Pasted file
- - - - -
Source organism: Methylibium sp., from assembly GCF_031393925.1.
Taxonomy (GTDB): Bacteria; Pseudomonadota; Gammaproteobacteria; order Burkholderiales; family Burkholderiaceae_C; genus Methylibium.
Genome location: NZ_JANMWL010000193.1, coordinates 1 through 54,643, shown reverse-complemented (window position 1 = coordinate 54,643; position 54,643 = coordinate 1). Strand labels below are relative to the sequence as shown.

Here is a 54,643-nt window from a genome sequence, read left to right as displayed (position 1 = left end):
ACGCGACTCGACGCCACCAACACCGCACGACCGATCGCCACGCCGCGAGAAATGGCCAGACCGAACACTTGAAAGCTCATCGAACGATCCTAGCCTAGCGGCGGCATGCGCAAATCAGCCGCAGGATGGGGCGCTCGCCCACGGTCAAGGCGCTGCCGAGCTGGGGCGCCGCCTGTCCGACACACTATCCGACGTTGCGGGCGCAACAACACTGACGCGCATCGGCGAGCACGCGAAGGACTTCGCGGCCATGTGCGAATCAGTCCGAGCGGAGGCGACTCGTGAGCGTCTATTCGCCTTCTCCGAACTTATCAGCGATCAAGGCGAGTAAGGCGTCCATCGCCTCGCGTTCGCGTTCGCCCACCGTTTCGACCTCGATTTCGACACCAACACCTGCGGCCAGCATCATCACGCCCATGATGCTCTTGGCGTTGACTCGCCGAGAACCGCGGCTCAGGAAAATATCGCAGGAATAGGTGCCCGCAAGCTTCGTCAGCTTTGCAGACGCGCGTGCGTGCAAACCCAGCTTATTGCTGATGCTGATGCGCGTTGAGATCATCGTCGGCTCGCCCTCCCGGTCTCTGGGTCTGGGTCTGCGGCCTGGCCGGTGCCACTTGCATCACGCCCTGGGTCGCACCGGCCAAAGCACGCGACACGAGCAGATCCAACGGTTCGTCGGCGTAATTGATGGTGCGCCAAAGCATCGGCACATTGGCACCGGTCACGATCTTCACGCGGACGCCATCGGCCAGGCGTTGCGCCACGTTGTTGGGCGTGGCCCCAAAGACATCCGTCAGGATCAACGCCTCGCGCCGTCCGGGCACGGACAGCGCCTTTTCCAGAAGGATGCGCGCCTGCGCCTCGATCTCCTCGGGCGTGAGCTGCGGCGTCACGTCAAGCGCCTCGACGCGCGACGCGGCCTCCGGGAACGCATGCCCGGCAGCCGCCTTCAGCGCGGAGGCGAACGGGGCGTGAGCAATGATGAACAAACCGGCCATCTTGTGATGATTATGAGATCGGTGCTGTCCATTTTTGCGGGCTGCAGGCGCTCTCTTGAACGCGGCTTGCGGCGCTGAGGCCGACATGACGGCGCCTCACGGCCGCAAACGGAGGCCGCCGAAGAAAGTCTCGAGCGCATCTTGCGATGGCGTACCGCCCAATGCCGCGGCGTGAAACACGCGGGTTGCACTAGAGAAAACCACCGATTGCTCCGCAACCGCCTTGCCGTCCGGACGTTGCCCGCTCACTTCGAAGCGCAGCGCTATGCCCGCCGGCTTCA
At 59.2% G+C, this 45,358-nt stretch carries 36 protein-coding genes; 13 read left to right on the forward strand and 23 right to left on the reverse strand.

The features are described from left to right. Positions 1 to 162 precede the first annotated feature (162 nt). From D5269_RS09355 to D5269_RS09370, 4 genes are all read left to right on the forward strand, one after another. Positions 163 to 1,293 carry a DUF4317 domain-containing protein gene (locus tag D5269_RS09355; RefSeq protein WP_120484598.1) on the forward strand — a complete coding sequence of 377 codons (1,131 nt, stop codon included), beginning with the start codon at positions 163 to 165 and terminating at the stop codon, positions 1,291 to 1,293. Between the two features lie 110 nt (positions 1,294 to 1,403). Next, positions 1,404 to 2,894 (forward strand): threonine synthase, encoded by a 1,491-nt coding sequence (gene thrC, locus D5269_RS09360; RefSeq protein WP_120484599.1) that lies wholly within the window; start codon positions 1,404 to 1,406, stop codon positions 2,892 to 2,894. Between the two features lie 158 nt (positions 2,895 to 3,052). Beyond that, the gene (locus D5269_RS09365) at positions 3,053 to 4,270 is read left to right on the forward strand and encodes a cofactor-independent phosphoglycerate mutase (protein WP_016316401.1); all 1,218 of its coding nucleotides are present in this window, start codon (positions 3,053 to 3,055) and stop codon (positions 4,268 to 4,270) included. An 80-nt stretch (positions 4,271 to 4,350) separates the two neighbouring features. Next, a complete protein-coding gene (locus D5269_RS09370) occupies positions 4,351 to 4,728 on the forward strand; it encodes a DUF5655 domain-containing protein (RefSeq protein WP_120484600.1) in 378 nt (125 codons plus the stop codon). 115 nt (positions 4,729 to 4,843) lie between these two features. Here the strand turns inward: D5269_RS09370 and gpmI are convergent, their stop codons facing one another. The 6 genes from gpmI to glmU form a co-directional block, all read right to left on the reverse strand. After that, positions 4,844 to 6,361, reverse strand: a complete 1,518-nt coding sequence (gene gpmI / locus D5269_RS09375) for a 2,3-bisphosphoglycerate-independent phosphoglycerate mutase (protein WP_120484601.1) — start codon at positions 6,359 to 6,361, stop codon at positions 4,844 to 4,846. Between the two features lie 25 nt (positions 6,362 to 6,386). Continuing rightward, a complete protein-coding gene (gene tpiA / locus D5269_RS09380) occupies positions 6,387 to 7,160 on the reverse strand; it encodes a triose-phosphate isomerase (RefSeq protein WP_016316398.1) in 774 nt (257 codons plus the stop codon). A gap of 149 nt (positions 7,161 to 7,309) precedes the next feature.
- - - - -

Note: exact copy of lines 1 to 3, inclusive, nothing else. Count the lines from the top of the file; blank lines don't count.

Source organism: Methylibium sp., from assembly GCF_031393925.1.
Taxonomy (GTDB): Bacteria; Pseudomonadota; Gammaproteobacteria; order Burkholderiales; family Burkholderiaceae_C; genus Methylibium.
Genome location: NZ_JANMWL010000193.1, coordinates 1 through 54,643, shown reverse-complemented (window position 1 = coordinate 54,643; position 54,643 = coordinate 1). Strand labels below are relative to the sequence as shown.